Answered by James Youngman

Is Flash a Must-Have For Macro Photography?


I want to start into macro photography this year so I've chose the Canon EF 100mm f/2.8L Macro IS USM lens to start with (I still haven't bought it since I'll do it next week, which I'll be in the US), but a friend that is really into urban photography suggested said to me that a flash is a must-have for macro photography.

The problem is that I don't like to use flash (examples), so I wanted to know if it's really a must or only a matter of choice.

Asked by Nathan Campos


I am not an expert macro photographer, but from my little experience I've understood that flash is NOT a must. However, in macro photography often we have to deal will DOF too shallow and even a mili-meter movement can change your focus drastically. For this, often you'll end up using f/11 or even higher to ensure that all parts of the subject you're shooting are in focus. Keeping f/11 and still getting a moderately fast shutter speed to avoid hand shake/movement blur isn't much of a problem in bright and sunny days but can cause you trouble if theres not much light or event its a little cloudy. So, its safer to carry a flash around, preferably a ring flash for macro shooting. Thus you don't take the chance and increase your keepers whether its broad daylight or cloudy.

Answered by ShutterBug

Looking for a reasonably priced wide angle lens [closed]


I have a Canon Rebel XS and recently I've been looking for a wide angle lens. Specifically, anything less than 28mm. Do you guys have any recommendations for me?

I'm looking for something in the $400 range if possible but feel free to suggest others too.

Asked by codedude


Have a look at the 'Tokina AF 12-24mm f/4 AT-X Pro DX'; a new model would cost you about $600, but you should find a used older model for the price you quote.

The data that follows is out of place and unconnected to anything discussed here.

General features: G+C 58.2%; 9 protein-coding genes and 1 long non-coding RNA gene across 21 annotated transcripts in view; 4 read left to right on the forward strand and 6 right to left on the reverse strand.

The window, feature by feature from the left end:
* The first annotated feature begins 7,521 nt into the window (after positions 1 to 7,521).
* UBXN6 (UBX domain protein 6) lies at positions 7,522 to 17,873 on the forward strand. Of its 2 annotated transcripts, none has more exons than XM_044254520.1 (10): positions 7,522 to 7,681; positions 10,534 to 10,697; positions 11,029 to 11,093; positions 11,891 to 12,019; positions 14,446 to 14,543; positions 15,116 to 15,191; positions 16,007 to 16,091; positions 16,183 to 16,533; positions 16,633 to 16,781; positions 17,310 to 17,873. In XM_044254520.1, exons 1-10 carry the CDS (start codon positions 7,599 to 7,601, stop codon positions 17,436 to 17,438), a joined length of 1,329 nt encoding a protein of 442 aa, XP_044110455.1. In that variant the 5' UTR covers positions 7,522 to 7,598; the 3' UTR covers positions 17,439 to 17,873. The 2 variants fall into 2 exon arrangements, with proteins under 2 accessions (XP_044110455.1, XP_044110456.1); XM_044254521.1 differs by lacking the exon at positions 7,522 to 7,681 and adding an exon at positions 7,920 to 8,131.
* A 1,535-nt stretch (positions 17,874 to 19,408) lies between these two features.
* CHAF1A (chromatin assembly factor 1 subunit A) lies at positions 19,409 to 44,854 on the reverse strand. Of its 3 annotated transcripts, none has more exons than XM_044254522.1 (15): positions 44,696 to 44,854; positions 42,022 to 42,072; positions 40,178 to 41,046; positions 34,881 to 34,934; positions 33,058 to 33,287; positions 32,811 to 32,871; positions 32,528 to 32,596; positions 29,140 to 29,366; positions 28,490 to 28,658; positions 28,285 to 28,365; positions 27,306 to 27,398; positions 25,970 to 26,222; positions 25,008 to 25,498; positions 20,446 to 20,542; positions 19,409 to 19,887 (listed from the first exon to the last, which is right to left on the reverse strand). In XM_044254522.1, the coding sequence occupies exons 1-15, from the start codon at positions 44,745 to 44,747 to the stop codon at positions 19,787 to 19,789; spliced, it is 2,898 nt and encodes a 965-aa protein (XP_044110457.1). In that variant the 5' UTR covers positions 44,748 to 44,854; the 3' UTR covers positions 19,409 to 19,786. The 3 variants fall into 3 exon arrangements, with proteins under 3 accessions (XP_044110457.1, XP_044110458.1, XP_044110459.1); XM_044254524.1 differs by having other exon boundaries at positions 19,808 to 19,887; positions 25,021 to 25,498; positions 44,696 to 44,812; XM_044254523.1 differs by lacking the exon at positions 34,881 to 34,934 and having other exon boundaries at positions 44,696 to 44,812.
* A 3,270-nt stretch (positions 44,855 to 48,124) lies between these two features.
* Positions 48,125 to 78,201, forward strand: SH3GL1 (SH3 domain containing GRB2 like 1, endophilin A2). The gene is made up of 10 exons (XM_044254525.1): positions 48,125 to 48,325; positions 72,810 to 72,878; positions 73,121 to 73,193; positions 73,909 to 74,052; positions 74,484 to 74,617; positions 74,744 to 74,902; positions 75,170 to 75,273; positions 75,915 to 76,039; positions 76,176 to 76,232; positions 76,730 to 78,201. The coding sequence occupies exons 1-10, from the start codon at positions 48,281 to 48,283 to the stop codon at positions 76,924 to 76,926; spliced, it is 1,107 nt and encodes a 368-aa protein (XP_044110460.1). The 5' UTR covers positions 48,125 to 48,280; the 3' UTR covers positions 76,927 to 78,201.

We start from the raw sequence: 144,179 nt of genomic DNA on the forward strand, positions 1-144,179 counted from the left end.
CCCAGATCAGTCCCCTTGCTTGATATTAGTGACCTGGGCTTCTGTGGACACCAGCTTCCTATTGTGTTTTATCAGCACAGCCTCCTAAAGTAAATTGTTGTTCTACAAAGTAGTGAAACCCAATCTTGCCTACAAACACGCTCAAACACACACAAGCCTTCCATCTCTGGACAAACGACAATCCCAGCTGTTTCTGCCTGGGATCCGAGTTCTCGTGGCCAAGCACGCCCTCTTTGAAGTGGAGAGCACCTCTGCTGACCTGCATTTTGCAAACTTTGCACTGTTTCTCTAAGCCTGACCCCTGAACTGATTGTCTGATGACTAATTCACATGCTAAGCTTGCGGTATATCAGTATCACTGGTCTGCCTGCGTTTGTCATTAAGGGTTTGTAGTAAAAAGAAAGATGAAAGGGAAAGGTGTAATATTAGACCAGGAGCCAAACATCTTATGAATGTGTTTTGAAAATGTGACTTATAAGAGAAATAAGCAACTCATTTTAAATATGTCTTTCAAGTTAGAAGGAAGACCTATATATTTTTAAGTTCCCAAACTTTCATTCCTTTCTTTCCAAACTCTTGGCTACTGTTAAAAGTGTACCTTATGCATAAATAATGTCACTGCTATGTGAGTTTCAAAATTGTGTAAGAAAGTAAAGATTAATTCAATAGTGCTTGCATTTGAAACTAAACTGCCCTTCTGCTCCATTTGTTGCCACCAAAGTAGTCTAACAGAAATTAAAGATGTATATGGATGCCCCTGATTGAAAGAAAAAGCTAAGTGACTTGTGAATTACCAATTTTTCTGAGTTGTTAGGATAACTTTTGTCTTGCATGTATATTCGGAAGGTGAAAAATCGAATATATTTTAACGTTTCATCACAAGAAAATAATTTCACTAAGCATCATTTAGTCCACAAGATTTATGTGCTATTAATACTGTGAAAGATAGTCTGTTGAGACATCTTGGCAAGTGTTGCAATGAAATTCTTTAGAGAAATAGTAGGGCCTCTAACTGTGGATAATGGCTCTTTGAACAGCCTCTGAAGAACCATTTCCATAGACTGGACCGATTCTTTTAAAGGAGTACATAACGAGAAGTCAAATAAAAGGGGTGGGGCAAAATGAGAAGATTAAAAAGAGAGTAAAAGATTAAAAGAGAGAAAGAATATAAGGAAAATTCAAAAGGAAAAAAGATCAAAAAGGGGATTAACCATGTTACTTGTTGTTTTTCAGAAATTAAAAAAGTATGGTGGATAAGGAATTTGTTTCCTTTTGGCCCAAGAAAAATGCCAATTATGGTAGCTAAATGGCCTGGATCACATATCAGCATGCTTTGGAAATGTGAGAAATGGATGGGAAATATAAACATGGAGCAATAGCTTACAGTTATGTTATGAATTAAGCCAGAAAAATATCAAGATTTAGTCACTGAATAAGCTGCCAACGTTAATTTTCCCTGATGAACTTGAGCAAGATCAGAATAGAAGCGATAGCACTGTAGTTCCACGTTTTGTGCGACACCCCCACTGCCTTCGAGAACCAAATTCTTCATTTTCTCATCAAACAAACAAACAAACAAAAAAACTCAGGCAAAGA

Answered by Gillie Bengough

Friday, May 25, 2012

How to measure distance to subject in Depth of Field calculator?


I used Depth of field calculator here.

I should specify subject distance.

How to measure distance to subject?

In theory this is a distance to front principal plane or point. What is in practice?

I tried to calculate expected image size and then made shot with camera. In calculation I measured the subject distance from front lens of photo lens. This result that "theory image" about 1.5 times larger then "practical image".

Asked by sergdev


According to the FAQ for the particular calculator you're using, the calculations are performed for a thin lens, and hence the front nodal point of the lens should be used. The author recommends using the front surface of the lens, on the assumption that the front nodal point is somewhere inside the lens, and this assumption will yield a conservative estimate of the DoF.

By the way, note that in lens specifications, focusing distances are specified from the film/sensor plane. This location is often marked with a special symbol on the camera body. So these measurements are not exactly comparable to what the DoF calculator uses.

Answered by coneslayer

Where do I find stock photography I can use on a Shopify theme?


I am working on a theme for Shopify, but they require that you provide some stock images inside your theme to demonstrate how your theme would work in a 'realistic' context.

The types of images that I'm looking for are product shots, and I need a set of images. For sake of continuity in design, they should all be taken within a similar context or style.

Is there such a resource?

Asked by Victor S


I would recommend using any stock site which provides galleries by the same photographer.

For example, ShutterStock and iStockPhoto allow you to browse other images by photographer. Just search for a single product shot, and then look at the photographer's portfolio for similar shots.

Alternatively, check the collections features which allow photographers and customers to collate similar images.

Answered by Maynard Case